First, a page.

Summer is the perfect time to serve chilled banana, tapioca, or rice pudding. It’s also a great time for no-bake fresh fruit pies. My mom made a fresh peach pie that makes my mouth water every time I think about it. And really, there’s no need to cook – a bowl of fresh fruit topped with a tiny bit of plain yogurt sprinkled with cinnamon and nutmeg can easily satisfy your sweet tooth in the healthiest way possible.

Freshening up your summer menu with chilled food and fresh produce is practical, easy, and delicious! Give these 5 ways a try.

July 14, 2015

My Kitchen is a Sticky Mess

My kitchen is a sticky mess. Today my doorbell grandchildren showed up for a cooking lesson with soda and candy in hand. We’ve all learned a lot.

There was a simple plan in place. One of them had agreed to help me with a pork tenderloin recipe at 3pm. That plan went by the wayside when 3 of them showed up at noon. Of course they were hungry. After I shared my tuna croquettes and green peas with them, there was a flurry of activity in the kitchen.

The oldest brother mixed the glaze for the pork tenderloin while the middle brother chopped celery and red bell pepper for a white bean tzatziki salad. I sent the youngest to the back porch for some dill. Of course, he had no idea which plant that was. Not wanting to end up eating something ornamental and poisonous, I joined him on his search.
Herbs
We started our exploration of back porch flora with mint. I had him smell each herb. We identified them by name and discussed what each might be used for. Of course no lesson is straightforward with this crew. We got interrupted several times with questions from the other two. Eventually, the conversation culminated in a pesto tasting.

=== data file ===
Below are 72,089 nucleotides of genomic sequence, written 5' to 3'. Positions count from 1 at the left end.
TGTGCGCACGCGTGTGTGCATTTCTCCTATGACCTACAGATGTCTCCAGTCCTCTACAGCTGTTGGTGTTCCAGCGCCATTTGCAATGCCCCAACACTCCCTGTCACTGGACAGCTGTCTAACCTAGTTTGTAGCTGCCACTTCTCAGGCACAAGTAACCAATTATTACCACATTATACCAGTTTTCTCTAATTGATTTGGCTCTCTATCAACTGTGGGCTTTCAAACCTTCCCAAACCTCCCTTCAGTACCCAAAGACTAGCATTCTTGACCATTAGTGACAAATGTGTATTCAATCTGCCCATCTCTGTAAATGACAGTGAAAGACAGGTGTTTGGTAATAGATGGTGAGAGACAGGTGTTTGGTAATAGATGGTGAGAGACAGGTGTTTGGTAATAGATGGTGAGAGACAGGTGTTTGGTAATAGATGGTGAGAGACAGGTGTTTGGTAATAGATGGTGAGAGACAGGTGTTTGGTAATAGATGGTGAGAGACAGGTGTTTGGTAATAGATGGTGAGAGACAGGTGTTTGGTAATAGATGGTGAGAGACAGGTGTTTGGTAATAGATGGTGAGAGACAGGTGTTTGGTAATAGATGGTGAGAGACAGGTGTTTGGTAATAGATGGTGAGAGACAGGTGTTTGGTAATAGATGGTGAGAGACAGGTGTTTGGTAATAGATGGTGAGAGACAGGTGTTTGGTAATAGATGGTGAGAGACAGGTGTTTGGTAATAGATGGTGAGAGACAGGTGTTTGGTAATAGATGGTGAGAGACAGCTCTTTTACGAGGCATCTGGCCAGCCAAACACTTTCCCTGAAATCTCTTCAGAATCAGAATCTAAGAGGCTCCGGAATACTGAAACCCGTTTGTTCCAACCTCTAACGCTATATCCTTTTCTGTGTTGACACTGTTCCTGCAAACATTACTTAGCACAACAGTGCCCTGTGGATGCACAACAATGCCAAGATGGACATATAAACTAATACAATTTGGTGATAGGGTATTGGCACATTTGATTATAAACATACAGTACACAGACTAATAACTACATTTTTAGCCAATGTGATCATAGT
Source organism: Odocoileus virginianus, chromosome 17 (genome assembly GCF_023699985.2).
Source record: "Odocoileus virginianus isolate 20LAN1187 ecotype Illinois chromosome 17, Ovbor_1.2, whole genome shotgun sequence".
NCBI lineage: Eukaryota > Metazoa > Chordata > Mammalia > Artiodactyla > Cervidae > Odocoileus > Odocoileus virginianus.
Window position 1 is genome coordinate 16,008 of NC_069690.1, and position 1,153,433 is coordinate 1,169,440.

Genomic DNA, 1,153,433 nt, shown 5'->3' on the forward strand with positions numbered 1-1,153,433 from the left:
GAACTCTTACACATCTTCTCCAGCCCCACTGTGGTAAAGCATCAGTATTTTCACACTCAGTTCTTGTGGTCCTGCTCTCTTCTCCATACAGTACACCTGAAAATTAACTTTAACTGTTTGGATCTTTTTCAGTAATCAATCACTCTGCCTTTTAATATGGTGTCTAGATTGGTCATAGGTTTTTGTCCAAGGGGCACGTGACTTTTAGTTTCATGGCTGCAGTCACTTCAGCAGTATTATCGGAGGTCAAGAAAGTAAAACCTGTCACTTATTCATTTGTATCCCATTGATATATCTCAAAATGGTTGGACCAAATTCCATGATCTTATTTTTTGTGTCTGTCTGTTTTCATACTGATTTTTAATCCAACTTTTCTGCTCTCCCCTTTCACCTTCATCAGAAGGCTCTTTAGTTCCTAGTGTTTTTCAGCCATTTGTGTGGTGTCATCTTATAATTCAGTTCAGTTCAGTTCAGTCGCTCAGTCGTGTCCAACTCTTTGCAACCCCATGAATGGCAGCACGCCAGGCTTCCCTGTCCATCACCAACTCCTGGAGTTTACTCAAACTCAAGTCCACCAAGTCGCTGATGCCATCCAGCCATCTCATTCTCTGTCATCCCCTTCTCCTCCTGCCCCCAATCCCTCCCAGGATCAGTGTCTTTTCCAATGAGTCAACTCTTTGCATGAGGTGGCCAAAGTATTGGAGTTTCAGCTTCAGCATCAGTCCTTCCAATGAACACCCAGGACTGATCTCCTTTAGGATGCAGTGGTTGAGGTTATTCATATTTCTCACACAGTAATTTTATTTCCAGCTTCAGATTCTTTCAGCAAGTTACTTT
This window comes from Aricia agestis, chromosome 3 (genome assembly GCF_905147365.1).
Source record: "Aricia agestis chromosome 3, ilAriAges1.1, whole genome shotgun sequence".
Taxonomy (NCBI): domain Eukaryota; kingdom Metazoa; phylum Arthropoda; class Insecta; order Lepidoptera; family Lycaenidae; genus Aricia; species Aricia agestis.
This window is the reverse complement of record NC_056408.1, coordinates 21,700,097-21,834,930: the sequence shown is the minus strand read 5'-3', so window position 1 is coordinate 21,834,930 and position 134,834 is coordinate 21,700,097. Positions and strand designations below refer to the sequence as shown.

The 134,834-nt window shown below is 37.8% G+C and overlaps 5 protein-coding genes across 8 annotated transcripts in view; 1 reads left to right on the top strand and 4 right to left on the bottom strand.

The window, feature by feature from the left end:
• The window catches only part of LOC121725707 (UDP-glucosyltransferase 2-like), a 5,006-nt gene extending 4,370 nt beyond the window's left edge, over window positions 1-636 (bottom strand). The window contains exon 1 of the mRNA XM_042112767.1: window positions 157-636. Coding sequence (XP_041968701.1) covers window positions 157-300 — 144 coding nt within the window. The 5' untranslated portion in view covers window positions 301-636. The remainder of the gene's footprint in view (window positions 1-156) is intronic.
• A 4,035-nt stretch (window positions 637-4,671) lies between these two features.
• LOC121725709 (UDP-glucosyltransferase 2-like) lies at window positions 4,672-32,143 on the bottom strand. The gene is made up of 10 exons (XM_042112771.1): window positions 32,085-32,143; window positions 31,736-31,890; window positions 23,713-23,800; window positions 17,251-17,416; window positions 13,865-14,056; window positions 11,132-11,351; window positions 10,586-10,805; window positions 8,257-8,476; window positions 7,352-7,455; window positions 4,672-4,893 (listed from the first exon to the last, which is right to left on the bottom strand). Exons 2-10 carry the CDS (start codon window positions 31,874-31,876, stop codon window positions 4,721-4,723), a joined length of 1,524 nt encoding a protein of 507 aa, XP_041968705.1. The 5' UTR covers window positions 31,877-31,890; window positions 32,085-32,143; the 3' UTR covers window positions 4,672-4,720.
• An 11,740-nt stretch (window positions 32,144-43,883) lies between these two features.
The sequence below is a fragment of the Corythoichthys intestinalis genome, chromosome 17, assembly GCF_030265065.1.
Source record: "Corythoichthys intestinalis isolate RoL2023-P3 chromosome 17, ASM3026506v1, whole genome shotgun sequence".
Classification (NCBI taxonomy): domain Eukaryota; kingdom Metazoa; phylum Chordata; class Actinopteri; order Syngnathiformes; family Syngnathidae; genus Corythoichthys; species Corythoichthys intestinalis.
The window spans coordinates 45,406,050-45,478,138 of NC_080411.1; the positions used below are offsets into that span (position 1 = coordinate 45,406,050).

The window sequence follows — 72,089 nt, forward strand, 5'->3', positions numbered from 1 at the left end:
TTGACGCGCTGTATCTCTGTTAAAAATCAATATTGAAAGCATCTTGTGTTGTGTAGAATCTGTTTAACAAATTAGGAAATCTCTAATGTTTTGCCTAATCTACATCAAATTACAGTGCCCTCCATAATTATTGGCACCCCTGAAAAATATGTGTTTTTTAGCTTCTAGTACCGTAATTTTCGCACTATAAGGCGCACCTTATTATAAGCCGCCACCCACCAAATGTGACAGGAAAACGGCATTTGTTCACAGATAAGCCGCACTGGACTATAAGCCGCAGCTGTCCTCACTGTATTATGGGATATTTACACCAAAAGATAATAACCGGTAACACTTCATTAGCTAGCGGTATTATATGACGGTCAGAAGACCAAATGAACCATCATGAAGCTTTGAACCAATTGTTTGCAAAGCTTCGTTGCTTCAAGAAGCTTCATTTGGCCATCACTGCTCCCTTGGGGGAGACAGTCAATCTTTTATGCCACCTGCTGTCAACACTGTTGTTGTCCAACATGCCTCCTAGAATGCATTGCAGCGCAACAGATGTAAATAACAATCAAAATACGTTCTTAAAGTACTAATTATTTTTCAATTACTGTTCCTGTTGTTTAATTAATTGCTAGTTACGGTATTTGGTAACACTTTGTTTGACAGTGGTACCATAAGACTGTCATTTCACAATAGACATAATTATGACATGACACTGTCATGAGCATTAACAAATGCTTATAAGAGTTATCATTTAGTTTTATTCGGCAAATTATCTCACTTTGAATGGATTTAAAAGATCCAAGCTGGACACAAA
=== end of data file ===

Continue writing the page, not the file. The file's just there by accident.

Before we arrived at pesto, I had to demonstrate what 3/4 cup means. I had given one of the kids a 1/4 cup measuring cup and a recipe that called for 3/4 cup of tzatziki. He was at a loss for how 1/4 cup related to 3/4 cup. I must admit this had me shaking my head a bit. After all, these kids are 12, 13, and 14.

Anyway, that led to a more general lesson on fractions. We filled a one cup measuring cup with water from a 1/4 cup measuring cup, counting each time until it registered that there are four 1/4 cups in one cup. Eventually, that led to a recognition that 2/4 and 1/2 are the same. We tried doubling a recipe that called for 2/3 cup flour and it still took a minute for them to grasp that 4/3 equals 1 1/3 cups. Cooking is such a practical way to deal with fractions. A few bad batches of biscuits and you’re bound to step up your math game.

Then it was my time to learn. The oldest taught me how to make a drink he invented that combines orange soda with candy and ice. The drink was tart and tasty, but it’s going to require a real food processor or blender. Today, we made it using the larger of my food choppers which was up to the task in the beginning, but totally burned out before we were done. During the process, orange soda was transferred to every surface in my kitchen and half of those in the breakfast room. I still feel like I’m sticking to my computer and my phone.

I also learned about the risqué videos kids watch on Instagram – unfortunately, by seeing one with my own eyes. I learned that you cannot allow any cursing or it’s out of hand in less than a minute. I learned that Stewart sometimes likes to wear a little bling. Most importantly, I learned that every single one of you with multiple teenagers must have nerves of steel and astronomical grocery bills.
Bling
Now it’s the end of the day. I am tired. My kitchen is a sticky mess and we’ve all learned a lot. That’s often the way it goes in the kitchen.